What Is Emphysema?
Emphysema is a disease of the lungs. It occurs most often in
smokers. It also occurs in people who regularly breathe in irritants. Emphysema
destroys the lungs’ spherical air sacs. Because of this, it also reduces the
amount of oxygen that can reach the bloodstream. Emphysema also causes the
lungs to permanently lose their elasticity.
Emphysema is one of two of the most common conditions that
fall under the umbrella term Chronic Obstructive Pulmonary Disease (COPD). The
other major COPD condition is chronic bronchitis.
Emphysema is an irreversible condition. However, treatment
may slow its progression (American Lung
What Causes Emphysema?
Smoking tobacco is the primary cause of emphysema. The more
a person smokes, the higher his or her risk.
Smoking marijuana also can lead to emphysema.
Other major causes include air pollution or long-term
exposure to environmental hazards in the workplace.
Rarely, genetics can play a factor in a form of emphysema
with early onset.
Who Is at Risk for Emphysema?
In 2008, almost 4 million people in the U.S. were diagnosed
with emphysema. Most people who develop the disease are middle aged and older.
Men and women are at equal risk (American Lung
According to a report by the U.S. Department of Health and
Human Services' Surgeon General's Office, smokers increase their risk of
developing emphysema by as much as 13 times (HHS,
2004). Caucasians have a higher occurrence than other races.
People who live in highly polluted areas or who work around
lung irritants also are at higher risk. Exposure to second-hand smoke also
increases the risk.
What Are the Symptoms of Emphysema?
One of the first signs of emphysema is shortness of breath,
especially during exercise. This continues to get worse until eventually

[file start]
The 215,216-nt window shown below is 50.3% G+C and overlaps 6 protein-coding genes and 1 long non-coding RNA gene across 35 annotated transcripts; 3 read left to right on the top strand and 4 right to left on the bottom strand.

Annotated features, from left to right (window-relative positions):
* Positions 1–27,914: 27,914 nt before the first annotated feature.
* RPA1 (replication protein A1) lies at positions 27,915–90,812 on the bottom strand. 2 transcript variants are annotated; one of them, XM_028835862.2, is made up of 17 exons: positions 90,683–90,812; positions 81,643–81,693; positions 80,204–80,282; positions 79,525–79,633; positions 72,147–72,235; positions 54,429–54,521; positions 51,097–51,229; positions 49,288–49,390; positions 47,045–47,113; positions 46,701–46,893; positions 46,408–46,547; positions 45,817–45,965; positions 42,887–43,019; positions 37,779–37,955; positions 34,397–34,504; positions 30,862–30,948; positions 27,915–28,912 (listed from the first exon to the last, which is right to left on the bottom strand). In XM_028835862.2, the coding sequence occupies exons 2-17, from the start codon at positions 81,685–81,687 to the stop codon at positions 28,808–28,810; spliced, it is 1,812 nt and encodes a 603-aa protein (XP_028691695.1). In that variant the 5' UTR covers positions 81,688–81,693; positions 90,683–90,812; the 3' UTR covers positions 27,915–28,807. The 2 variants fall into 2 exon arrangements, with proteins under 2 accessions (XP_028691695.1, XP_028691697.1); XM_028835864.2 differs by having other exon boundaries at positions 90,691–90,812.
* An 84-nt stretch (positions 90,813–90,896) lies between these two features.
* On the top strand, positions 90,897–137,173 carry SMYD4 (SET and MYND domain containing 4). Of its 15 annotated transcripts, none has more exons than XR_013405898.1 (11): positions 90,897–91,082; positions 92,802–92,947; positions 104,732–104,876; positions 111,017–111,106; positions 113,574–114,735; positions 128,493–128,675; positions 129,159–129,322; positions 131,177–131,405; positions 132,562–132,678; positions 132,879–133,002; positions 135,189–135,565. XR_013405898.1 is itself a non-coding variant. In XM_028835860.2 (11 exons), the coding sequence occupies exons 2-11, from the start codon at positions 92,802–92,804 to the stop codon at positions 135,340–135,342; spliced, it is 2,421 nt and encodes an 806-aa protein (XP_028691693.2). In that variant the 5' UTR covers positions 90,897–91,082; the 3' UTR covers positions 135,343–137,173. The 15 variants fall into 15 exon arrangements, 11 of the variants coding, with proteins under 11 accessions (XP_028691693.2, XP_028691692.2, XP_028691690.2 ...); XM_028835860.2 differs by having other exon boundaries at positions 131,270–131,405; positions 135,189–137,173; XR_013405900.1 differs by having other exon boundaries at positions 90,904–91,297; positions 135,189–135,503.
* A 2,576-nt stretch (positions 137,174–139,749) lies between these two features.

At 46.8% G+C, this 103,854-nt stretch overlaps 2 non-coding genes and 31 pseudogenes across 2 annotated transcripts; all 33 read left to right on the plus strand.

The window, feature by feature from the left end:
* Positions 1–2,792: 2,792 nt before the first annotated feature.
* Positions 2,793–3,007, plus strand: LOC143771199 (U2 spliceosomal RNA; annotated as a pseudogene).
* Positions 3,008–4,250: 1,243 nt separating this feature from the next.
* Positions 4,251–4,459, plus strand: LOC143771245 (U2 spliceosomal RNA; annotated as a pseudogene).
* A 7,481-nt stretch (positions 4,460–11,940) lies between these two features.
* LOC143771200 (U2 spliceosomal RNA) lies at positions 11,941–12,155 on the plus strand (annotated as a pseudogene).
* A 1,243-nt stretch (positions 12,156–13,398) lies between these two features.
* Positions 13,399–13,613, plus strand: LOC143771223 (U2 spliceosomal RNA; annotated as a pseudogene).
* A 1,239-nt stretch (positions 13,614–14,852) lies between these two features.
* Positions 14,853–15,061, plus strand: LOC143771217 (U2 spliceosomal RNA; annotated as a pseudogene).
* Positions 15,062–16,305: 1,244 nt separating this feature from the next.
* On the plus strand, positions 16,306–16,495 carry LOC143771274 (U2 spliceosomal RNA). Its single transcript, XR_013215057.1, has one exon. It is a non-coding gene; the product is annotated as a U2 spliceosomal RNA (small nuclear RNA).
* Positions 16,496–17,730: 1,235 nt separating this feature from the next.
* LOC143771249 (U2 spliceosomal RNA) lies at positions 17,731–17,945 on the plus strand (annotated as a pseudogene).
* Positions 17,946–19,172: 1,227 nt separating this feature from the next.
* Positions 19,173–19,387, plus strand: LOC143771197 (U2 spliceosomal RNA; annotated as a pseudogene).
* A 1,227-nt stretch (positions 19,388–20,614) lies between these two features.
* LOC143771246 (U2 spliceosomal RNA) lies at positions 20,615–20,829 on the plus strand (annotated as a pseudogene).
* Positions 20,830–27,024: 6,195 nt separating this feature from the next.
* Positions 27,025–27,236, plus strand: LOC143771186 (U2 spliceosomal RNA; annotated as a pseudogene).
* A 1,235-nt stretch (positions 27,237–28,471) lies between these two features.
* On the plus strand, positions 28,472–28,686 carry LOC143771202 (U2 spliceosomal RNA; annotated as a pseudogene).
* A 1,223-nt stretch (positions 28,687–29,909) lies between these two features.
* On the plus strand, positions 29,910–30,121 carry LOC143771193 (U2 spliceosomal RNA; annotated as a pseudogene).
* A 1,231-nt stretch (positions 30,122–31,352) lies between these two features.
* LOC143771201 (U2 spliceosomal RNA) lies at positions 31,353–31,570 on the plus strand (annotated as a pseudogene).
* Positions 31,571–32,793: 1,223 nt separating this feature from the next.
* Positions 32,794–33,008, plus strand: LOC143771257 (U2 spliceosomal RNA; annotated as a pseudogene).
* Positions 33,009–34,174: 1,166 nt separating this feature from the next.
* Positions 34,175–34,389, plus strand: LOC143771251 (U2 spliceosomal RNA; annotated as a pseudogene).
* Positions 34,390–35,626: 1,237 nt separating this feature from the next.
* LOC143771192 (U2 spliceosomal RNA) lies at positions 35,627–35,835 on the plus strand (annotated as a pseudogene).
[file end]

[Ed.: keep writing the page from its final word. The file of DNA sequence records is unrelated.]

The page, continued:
breathing is difficult at all times. Coughing occurs as well.
Exhaustion, weight loss, depression, and a fast heartbeat are
other symptoms. Affected people may develop bluish-gray lips or fingernails. If
this happens, seek medical attention immediately.
There are several ways to diagnosis emphysema. Doctors usually
ask about a patient's background and whether or not the patient is a smoker.
They will also ask about environmental factors.
Various tests can detect emphysema. These include breathing
exercises to test lung capacity, like blowing into a spirometer. X-rays and CT
scans can determine the severity of damage in the lungs. Blood tests measure
lung function by showing the amounts of oxygen and carbon dioxide in the body.
How Is Emphysema Treated?
There is no cure for emphysema. But there are medications,
therapies, and surgeries that can improve the lives of sufferers.
Medication is usually recommended to help sufferers quit
Other treatments include antibiotics, which battle
infections that can make the condition worse. Bronchodilators help to open air
passages and make breathing easier. Steroids can alleviate symptoms of asthma.
They can be taken orally or inhaled. Oxygen therapy can also help make
Pulmonary therapy or even moderate exercise such as walking
can lessen symptoms. Some studies have indicated that yoga and tai chi can also
help with symptoms.
Often, people with emphysema experience anxiety and
depression. Joining a support group can be beneficial.
People with emphysema are often underweight. Foods rich with
vitamins A, C, and E like fruits and vegetables are usually recommended.
According to the U.S. Department of Health and Human
Services, lung reduction surgery can improve the lives of people with severe
2003). These procedures are rare.
What Is the Outlook for Emphysema?
The outlook for emphysema patients varies widely based on
the severity of the disease. As a rule, smoking cigarettes heavily leads to
shorter outcomes. People with emphysema can developing life-threatening
conditions when the lungs and heart become damaged over time.
How Can Emphysema Be Prevented?
The best way to prevent the disease is to never start
smoking, or to quit if you already have.